Monday, April 12, 2021

Why Did No One Ever Tell Me This About Emotional Eating? #BingeEating #EatingTriggers #EmotionalEating #Music #HowToStopEmotionalEating


Not a lot of people know this, but I'm an emotional eater. There! I've said it. I've struggled with emotional eating for more years than I care to consider. In fact, I've battled one eating disorder or another since my teens. 

Anorexia as a teen--not because I was in any way trying to diet. It definitely wasn't about weight, but about having some semblance of control of a small part of my life at a time when other people were in full control. At the time, not eating was a way to tell someone very close to me (whom I loved and trusted): you've hurt me deeply and I don't love you anymore. The simplest way I was able to convey this message, was to not eat the food prepared for me by this person. Just in case anyone might think I'm speaking of my mum, I am not. I love my mum, she's my best friend. Nor am I speaking of my Dad--just to clarify.

Anyway, years later, after overcoming anorexia, I ended up slipping into bulimia. Having a couple of children and not pinging back after the second one--on account of all the sugary junk food I craved whilst carrying him!--led to crash dieting and failing to control my weight as I fell into a yo-yo existence. That's when I got the lightbulb idea to just throw up after I eat. I know, so sad. Thankfully, I was able to move past this stage relatively quickly. 

Soon, mild binge eating became the next phase. Thank Father, I never had to deal with obesity. But I did have to constantly battle the urge to raid the junk's cupboard whenever I was feeling stressed or emotionally out of sorts. Okay, who am I kidding? I never battled the urge, I always submitted and ran to the junk. 

The crunch came when I discovered a lump under my arm and decided to take control of my health. I started a journey of periodic water fasting until the lump reduced. I got tested and the tests came back negative for cancer--thank You, Father! But this brought home the importance of focusing on my health. I found the Low Carb High Fat lifestyle, which I loved at the time and blogged about. It didn't take too long to realise it really wasn't for me. I've never been a fan of meat and, at various points over the years, I've been vegan or vegetarian. Since I wasn't in love with all the meat during LCHF, and I'd started to feel quite poorly, I decided to go back to my roots and become a plant-based vegan again.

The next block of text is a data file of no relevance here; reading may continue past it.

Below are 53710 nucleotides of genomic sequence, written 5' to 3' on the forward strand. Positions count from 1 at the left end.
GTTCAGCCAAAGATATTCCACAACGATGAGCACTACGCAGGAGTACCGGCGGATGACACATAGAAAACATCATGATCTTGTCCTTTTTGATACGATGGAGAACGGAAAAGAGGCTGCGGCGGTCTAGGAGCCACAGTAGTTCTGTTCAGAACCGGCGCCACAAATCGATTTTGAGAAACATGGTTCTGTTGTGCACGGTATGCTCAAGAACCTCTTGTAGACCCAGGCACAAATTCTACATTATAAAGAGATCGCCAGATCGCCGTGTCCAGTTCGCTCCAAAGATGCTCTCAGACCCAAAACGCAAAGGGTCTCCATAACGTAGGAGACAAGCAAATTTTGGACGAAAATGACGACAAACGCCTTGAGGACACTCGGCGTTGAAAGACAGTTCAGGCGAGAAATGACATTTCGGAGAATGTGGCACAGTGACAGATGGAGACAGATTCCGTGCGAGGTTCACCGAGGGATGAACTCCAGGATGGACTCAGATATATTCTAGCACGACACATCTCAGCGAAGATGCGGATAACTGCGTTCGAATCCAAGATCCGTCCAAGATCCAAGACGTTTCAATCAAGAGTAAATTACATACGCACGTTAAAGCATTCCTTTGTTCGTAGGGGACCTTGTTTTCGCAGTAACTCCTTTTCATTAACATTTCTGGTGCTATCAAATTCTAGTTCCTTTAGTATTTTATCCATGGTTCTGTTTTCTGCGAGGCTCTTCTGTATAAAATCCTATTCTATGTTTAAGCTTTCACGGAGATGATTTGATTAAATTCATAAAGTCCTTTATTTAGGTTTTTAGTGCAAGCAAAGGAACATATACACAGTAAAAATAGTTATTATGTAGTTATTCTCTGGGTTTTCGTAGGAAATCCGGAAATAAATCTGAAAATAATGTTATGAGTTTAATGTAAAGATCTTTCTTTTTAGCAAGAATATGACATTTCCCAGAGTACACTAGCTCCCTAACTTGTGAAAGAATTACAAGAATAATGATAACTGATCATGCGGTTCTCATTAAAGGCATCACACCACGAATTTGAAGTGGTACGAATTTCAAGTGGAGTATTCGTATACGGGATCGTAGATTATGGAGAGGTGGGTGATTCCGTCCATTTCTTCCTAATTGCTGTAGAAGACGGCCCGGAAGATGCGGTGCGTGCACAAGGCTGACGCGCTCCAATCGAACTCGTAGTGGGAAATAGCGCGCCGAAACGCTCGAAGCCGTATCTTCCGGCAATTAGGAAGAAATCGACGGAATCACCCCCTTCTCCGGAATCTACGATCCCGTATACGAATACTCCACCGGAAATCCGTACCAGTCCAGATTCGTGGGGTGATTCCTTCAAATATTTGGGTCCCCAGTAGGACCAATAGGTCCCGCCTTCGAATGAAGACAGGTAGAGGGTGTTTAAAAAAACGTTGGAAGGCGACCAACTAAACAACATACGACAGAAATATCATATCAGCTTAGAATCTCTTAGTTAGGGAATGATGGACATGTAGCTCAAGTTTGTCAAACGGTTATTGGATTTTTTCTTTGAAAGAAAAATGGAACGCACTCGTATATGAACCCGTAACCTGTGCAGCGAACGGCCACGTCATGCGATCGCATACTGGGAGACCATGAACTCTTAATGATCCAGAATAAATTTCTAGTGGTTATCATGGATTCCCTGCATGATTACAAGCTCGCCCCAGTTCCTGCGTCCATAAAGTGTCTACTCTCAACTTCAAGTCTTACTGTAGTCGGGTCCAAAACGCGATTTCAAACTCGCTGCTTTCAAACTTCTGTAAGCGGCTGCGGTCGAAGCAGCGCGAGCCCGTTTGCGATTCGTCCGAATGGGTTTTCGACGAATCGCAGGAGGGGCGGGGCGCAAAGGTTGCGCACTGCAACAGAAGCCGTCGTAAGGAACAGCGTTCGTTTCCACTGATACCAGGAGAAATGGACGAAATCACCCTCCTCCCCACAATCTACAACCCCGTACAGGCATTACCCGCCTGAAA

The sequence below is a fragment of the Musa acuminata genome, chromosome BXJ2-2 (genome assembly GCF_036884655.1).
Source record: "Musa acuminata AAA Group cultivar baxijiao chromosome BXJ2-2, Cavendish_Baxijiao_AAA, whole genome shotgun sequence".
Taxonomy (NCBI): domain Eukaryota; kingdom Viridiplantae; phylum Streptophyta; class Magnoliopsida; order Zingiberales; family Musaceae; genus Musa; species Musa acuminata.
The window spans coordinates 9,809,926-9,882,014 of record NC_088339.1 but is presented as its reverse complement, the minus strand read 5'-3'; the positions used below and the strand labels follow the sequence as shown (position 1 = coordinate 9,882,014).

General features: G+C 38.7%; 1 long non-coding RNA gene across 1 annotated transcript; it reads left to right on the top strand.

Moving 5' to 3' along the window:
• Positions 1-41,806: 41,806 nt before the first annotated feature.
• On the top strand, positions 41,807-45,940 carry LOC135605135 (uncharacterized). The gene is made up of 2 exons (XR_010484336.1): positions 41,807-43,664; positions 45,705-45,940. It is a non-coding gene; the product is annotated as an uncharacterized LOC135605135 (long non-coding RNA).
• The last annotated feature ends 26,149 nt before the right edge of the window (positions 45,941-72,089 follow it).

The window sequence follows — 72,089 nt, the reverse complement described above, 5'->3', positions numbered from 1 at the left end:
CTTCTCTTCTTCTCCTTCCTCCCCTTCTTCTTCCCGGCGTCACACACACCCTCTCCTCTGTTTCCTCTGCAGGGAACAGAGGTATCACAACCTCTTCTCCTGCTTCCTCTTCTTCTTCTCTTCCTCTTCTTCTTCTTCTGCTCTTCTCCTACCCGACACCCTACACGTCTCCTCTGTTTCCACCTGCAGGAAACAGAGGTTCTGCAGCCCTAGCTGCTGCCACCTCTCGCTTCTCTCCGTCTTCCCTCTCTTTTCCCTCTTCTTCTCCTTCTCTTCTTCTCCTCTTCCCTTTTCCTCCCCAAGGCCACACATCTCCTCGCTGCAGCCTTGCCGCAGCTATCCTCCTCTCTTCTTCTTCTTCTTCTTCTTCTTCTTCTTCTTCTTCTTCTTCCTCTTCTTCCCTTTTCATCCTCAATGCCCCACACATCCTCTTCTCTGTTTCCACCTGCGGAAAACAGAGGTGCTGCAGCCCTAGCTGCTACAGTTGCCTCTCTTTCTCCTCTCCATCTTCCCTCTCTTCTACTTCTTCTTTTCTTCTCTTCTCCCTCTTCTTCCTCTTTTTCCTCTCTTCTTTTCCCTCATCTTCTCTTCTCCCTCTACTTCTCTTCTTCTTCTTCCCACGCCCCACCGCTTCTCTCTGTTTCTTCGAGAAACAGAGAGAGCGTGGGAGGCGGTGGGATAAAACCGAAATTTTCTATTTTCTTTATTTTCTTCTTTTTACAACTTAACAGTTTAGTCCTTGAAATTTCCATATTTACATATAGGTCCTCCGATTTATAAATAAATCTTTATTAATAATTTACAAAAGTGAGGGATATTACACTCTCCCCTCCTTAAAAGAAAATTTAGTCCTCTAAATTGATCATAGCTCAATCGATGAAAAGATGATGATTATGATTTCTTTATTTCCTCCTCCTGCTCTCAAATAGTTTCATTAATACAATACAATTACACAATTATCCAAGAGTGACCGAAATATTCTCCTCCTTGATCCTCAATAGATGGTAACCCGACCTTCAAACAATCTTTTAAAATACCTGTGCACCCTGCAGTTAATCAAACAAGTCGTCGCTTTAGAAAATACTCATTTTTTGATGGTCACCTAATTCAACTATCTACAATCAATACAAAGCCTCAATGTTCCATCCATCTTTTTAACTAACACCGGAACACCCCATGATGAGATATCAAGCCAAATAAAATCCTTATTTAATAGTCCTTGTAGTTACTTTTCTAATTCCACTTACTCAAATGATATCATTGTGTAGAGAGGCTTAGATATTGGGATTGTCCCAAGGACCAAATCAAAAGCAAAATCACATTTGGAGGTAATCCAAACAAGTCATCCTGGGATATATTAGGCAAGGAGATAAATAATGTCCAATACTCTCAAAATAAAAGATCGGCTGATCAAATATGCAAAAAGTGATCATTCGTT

That was the plan, and while plant-based vegan is amazing, I still struggled with emotional eating. I was under the illusion that once I went plant-based, it would solve all of the challenges I have surrounding emotional eating. I'm here to tell you, it did not!  

You can see what's coming, can't you? Yes, vegan junk food soon became my good friend. 


I discovered something incredible. 

Situations that would send me to the junk's cupboard are obvious disappointments like publishing rejections--if you're an author, I know you feel my pain. But the biggest struggle I have is pent-up creativity. I don't know how to explain it, and maybe you've experienced this as well. It feels like I have a ton of energy lock inside me but am unable to release it. When I'm writing, that energy flows and I'm euphoric. But when I'm in the dumps about a publishing disappointment/rejection, or suffering debilitating self-doubt, I stop writing. Then the trapped creative energy builds and before I realise it, I'm raiding the junk's cupboard.

So what happened to change this?

Well, here's the incredible discovery I mentioned earlier.

When our youngest went off to uni last year, she left her guitar behind. I've always loved the Saxophone and have thought about learning to play on and off for a couple of years. Recently, I had the urge to finally take the plunge and learn the instrument, but...I also knew hubs would not be impressed if I went out and purchased such an expensive instrument when we both know I have no staying power when it comes to music, (there's a keyboard point-of-reference in my past) so I knew I'd have to prove I could stick to learning a musical instrument before I hit him with the Sax thing.

Since the only instrument at my disposal was our daughter's guitar, I decided to learn that. It's not as hard as I thought, and I'm enjoying learning, but the amazing revelation for me is that learning to play the guitar has given me that amazing high I get from writing.

This is mind-blowing to me. Why did no one ever tell me that learning a musical instrument not only creates new neural connections and networks in the brain, it also releases all that pent-up creative energy that made me emotionally eat? 

I can't tell you how thrilled I am to have made this discovery. Now, if I'm feeling stuck/blocked while writing, I pick up the guitar instead of heading for the junk. 

Dare I say it? Have I finally stumbled upon the elusive answer I've been praying and searching for? Have I discovered how to conquer emotional eating at last? I guess time will tell... 

I only know that I'm now excited about trying all the hobbies I've always wanted to take up but never did. Next stop, the saxophone, then perhaps horse riding.

I hope this post helps someone who might be struggling with emotional/stress eating. I've spent years researching how to recover from emotional eating and not one article ever said: you just need to find another outlet for your creativity! How about learning to play a musical instrument?

Maybe... just maybe... I've found the answer to the question of how to stop emotional eating--for some of us, at least.

Do you struggle with emotional eating? Have you discovered a way to overcome it? I'd love to hear your comments on this subject.